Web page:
U.K. to Designate Hamas as a Terror Group, Supporters Could Get 10-year Jailtime

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Britain's Home Secretary Priti Patel arrives in Downing Street for a cabinet meeting in central London on October 27, 2021 before the government's annual budget announcement
Britain's Home Secretary Priti Patel arrives in Downing Street for a cabinet meeting in central London on October 27, 2021 before the government's annual budget announcement.Credit: Daniel Leal-Olivas/AFP

The U.K. Home Secretary Priti Patel said on Friday that she has "taken action" to designate Hamas as a terror organization, effectively outlawing the group. 

This comes after Israel's Prime Minister Naftali Bennett asked his counterpart Boris Johnson to take the step at the Glasgow climate summit.

The proscription under the Terrorism Act will mean that any expression of support for Hamas, flying their flag, or holding a meeting for the organization could face up to 10 years in jail, according to a report in The Guardian.

The ban, however, still requires approval from parliament. 

Addressing reporters in Washington in a meeting with officials from the Biden administration, the Home Secretary said the move aims to combat antisemitism in the U.K., the British broadsheet added.  

The U.K. had already dubbed Hamas' military wing, the Izz ad-Din al-Qassam Brigades, are a terror group, but will join the U.S. and the European Union and Canada in the step.

“Hamas is fundamentally and rabidly antisemitic. Antisemitism is an enduring evil which I will never tolerate. Jewish people routinely feel unsafe – at school, in the streets, when they worship, in their homes, and online," Patel said. 

In response to the U.K.'s decision, Israeli Prime Minister Naftali Bennett tweeted, "Hamas is a terrorist organization, simple as that. Its 'political arm' enables its military activity. They are the same terrorists, only they wear suits.

Thank you and with much appreciation to my friend Boris Johnson for his leadership on the subject."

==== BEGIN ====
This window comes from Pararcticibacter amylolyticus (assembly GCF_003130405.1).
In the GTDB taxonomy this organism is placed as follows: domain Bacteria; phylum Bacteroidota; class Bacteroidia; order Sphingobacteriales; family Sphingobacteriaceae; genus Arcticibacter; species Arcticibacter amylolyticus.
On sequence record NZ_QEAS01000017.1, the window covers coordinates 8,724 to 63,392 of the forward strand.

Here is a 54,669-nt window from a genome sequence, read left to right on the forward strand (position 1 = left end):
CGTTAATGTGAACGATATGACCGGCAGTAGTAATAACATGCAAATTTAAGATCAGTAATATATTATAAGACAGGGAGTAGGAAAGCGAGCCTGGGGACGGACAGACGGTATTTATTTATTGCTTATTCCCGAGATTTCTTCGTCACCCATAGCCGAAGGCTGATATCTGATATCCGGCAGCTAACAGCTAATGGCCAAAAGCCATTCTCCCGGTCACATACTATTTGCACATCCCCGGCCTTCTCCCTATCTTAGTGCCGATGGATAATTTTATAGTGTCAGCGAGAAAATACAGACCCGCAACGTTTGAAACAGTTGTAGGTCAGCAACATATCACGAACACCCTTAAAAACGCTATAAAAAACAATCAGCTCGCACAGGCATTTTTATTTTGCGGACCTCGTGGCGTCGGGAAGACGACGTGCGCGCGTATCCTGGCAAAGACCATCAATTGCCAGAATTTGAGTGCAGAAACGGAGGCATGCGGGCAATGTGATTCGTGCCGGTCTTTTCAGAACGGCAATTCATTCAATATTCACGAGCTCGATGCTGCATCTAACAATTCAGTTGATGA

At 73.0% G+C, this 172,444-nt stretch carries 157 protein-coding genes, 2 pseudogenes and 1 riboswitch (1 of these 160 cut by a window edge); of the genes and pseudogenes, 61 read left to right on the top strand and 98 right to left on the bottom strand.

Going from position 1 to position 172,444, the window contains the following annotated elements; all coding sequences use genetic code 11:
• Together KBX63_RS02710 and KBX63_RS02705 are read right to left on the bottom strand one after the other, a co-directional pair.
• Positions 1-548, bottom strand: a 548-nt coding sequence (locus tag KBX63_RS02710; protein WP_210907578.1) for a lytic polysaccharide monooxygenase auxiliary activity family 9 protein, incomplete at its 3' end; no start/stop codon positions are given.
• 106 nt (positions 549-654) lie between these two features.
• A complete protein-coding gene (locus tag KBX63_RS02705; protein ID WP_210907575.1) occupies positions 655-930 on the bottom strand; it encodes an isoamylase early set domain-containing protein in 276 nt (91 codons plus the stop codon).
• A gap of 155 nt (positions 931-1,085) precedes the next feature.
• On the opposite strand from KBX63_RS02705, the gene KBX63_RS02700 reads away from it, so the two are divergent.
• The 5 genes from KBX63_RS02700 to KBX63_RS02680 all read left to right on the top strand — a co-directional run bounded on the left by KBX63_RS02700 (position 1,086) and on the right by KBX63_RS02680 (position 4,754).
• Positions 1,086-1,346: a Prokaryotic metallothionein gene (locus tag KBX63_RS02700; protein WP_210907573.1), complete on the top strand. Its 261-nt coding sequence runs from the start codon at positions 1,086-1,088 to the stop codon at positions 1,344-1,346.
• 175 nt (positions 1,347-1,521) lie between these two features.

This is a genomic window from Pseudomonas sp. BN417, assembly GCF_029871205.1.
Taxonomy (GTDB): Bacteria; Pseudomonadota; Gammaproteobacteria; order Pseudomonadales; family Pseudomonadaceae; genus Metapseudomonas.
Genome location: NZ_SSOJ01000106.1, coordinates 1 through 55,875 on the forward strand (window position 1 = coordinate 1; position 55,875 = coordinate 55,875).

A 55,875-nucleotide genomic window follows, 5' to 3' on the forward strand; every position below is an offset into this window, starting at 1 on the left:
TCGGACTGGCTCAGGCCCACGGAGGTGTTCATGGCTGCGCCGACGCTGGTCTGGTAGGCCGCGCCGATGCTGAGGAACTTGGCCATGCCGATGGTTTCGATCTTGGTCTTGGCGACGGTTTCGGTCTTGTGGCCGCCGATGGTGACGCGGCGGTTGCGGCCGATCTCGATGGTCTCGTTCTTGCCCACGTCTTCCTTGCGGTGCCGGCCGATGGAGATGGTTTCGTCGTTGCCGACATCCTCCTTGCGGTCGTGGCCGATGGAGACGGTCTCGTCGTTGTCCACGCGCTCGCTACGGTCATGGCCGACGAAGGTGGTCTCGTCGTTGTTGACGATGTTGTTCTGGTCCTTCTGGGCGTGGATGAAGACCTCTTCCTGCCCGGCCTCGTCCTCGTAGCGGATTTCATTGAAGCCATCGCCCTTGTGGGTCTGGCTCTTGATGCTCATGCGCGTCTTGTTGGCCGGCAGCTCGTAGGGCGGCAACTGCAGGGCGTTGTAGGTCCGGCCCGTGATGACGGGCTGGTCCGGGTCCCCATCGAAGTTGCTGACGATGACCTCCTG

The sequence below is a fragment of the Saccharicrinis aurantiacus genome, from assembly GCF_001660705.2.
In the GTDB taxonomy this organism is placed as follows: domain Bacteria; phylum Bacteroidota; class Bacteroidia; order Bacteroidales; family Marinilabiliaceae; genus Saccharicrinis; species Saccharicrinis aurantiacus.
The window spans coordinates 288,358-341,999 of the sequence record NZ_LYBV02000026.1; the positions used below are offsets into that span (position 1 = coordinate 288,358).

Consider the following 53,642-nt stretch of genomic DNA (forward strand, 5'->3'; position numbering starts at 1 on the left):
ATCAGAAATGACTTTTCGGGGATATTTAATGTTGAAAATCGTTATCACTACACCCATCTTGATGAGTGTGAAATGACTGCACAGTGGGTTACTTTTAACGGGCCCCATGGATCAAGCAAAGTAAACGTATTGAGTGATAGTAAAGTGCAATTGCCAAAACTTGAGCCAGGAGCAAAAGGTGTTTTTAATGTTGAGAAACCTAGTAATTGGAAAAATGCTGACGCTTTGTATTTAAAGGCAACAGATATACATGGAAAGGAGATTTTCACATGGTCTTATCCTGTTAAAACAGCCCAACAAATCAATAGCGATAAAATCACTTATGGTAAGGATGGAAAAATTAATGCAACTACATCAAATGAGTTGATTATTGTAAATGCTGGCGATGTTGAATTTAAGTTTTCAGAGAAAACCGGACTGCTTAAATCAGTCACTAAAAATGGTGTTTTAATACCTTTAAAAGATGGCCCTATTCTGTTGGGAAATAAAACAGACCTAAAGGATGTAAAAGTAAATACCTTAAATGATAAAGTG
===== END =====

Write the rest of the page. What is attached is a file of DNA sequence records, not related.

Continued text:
The Israeli ambassador to the United Kingdom, Tzipi Hotovely, released a statement thanking Patel, Foreign Secretary Liz Truss and the British government for the decision. "Terrorism in suits is still terrorism," the statement read. "Extremist jihadism has no place in democratic countries or anywhere else." 

Calling the decision "further evidence of the deep and strong bond" between the two countries," it continued, "It is impossible to separate between the political wing and the military wing of an organization that has murdered innocent civilians for decades."  

According to political sources, the leaders of the two countries have stepped up the relationship between Israel and the U.K., with a focus on the Iran nuclear negotiations. The officials say the U.K. is ready to press other world powers on the talks on Israel's behalf.

Hamas, meanwhile, said the decision proves the U.K. is "biased" toward Israel. In a statement issued on Friday the organization criticized the decision, saying :"instead of apologizing to the Palestinian people for the Balfour Declaration or British imperialism, it aligns itself with the Israeli occupation."

"Resisting occupation by any means is the right of any people under occupation." the statement continued, "Israel is the one acting like a terror state, hurting and attacking Palestinians. The international community, especially Britain and the UN, must stop sending mixed messages and speak out against Israel's blatant violation of international law."

The Palestinian Embassy to the United Kingdom condemned the move as well, describing it as "a retrograde step that will make peace-making harder and diminish the UK’s role."

In its statement, it said that the U.K. government has "complicated Palestinian unity efforts and undermined Palestinian democracy" and a that it will "do nothing for efforts to secure a peaceful two-state outcome, an outcome that is being undermined every day by Israeli war crimes, including its illegal colonial settlement project in occupied territory.” 

The Palestinian Foreign Affairs Ministry condemned the decision on Saturday calling it "a continuation of the inexplicable aggressive policy toward the Palestinian people who are still suffering a cruel and hostile occupation, which started with the Balfour Declaration." The ministry urged the British government to reject the decision and to not succumb to Israeli pressures saying: "Britain's stance toward Israel only piles obstacles ahead of any opportunity to reach a peace settlement."

Jack Khoury and Reuters contributed to this report. 

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